Fantasy analysts and noobs alike, we all knew coming into this year that Wilson was an unpolished, raw talent who hadn’t yet performed at a consistent level. Yet, Wilson still shot into the early rounds of drafts once Andre Brown went down with a fractured leg.
If you buy a new BMW, the second you drive it out the lot, it loses value. But, it seems some “tim”id fantasy owners don’t quite grasp the difference between paying a premium for a car and paying a premium for a player in fantasy.
If you spend a top 30 pick on a player (largely appealing because of the upside), you won’t know the value until you put some miles on it.
I live by the fantasy adage of never selling-low early in the season for a player you paid a premium for. Before you go overboard on David Wilson, remember, you could be unloading a 2014 1st-round pick in fantasy drafts.
After drafting Le’Veon Bell in seven of my current ten leagues, it’s no secret that I’m high on the guy. It’s also no secret that my moniker is the Heistman and now I’m letting the cat of the bag:
Le’Veon Bell gets some reps at Steelers training camp.
Le’Veon Bell is the biggest heist in current fantasy drafts.
Currently ranked 95th overall in ESPN leagues and 98th in Yahoo leagues, Bell could wind up flexing hard for savvy (shout out to Marc Savard) fantasy owners.
Not too shabby for a Rookie RB expected to shoulder the load for a competitive AFC team who emphasizes the running game.
Watching Bell play at Michigan State, I wasn’t overly impressed. Rather it was Giovani Bernard who caught my attention as the most impressive all-around back in college football last year. But there’s a lot to love about Le’Veon Bell, including his recent injury that seemed to cripple fantasy owners who had drafts prior to two weeks ago.
I know what you’re probably thinking – I’m just as bad as those insensitive Chiefs fans for when they cheered Matt Cassel getting injured. It’s just that since the news of Bell’s injury, it has made him more toxic than the radiation waves from Seabrook, New Hampshire. Except, Bell’s aroma resembles something more along the lines of Blake Lively’s perfume and not the power plant fumes from a historically incestual New England town.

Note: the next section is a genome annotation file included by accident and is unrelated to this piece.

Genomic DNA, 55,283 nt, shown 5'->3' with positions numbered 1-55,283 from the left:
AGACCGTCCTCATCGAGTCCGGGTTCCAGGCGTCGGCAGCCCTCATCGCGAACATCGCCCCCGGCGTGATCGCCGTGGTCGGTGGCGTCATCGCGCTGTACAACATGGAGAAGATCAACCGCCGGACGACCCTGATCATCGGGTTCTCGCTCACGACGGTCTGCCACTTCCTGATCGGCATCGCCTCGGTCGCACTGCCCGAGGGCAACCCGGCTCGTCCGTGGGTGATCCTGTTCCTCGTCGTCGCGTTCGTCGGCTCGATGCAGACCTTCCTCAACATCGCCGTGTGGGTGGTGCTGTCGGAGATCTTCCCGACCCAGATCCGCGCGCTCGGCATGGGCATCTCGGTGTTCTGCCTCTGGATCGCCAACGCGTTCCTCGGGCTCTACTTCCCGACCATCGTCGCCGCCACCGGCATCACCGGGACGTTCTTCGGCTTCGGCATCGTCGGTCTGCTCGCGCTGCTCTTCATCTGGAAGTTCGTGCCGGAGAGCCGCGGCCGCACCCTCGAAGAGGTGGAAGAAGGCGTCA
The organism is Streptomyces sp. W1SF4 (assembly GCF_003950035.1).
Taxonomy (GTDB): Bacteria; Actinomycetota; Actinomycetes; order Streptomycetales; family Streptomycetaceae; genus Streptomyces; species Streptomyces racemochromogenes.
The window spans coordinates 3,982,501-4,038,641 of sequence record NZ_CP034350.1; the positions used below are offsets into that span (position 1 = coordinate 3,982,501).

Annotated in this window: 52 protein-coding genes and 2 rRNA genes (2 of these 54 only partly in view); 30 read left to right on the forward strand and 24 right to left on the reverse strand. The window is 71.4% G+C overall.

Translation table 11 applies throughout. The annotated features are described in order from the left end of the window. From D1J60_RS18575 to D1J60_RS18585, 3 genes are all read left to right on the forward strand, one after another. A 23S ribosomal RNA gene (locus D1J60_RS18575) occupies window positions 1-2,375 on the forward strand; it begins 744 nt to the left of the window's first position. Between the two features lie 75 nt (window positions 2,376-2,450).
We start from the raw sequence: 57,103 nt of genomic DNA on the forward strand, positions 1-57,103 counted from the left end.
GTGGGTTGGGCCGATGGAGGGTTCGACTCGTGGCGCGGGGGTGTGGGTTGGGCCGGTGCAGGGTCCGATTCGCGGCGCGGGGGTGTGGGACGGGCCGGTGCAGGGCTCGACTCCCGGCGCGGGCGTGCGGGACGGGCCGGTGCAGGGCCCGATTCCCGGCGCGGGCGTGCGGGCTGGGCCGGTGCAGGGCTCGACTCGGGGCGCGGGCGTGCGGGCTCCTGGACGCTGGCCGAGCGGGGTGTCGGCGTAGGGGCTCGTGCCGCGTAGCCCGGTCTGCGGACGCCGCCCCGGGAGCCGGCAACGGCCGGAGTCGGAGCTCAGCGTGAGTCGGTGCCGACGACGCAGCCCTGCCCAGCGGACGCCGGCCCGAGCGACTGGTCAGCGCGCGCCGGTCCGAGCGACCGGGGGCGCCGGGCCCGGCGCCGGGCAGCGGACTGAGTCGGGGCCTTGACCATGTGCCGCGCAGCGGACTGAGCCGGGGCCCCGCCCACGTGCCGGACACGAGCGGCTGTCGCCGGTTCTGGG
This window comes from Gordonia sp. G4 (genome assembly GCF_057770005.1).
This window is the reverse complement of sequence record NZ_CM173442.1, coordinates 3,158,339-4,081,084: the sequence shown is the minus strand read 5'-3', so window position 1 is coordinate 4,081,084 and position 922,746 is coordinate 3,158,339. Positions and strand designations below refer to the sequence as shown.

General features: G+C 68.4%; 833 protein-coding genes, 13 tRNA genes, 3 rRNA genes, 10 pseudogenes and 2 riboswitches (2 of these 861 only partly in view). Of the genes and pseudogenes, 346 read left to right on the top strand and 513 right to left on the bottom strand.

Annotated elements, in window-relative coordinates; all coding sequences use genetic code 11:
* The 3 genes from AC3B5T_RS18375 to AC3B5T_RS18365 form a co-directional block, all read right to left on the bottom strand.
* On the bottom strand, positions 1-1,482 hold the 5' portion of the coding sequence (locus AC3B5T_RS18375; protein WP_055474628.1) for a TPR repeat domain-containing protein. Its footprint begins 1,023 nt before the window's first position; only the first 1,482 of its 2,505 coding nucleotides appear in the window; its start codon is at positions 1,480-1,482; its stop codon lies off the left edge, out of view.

In the NFL, it’s as much about the organization you’re drafted by as it is the opportunities you get or talent you have, and Bell is the beneficiary of all three.
The Steelers are a team looking to re-shape their identity. Coming up one drive short of a Super Bowl victory with backup Center Doug Legursky filling in for injured Maurkice Pouncey is a strong testament to the Steelers aptitude for running the ball. It’s no secret that the Steelers will look to revert back to their ground and pound offense this year, especially with the departure of Mike Wallace. The organization, led by GM Kevin Colbert, happens to be one of the best evaluators of talent, which is important when considering Guard David DeCastro will return this season after missing nearly all of last season with ACL and MCL injuries.
A few weeks ago, I was salivating over the prospects of landing Bell as my RB2 or Flex. Most owners aren’t recognizing there’s a diamond in the rough between rounds 8-10, whereas I’m drinking the Kool-Aid like it’s a fifth of fireball. Many owners closed the door on Bell’s rookie campaign, once Bell had apparently suffered what was originally diagnosed as a dreaded Lisfranc injury.
The initial conclusion was that Bell would miss 6-8 weeks. It was his fantasy death wish for prospective owners – but not for me. Monitoring Bell’s situation closely, it turns out the injury was considered more serious than it actually is. Speaking on the injury yesterday, Mike Tomlin reiterated his optimism with Bell’s progress, even hinting at Bell being able to participate in practice on a limited basis. Hearing the chances Bell returns around week two or three has been music to my ears.
As Yahoo! Sports’ Brad Evans pointed out back in July, if you give him a shot, your fantasy team could end up getting “Saved by the Bell.”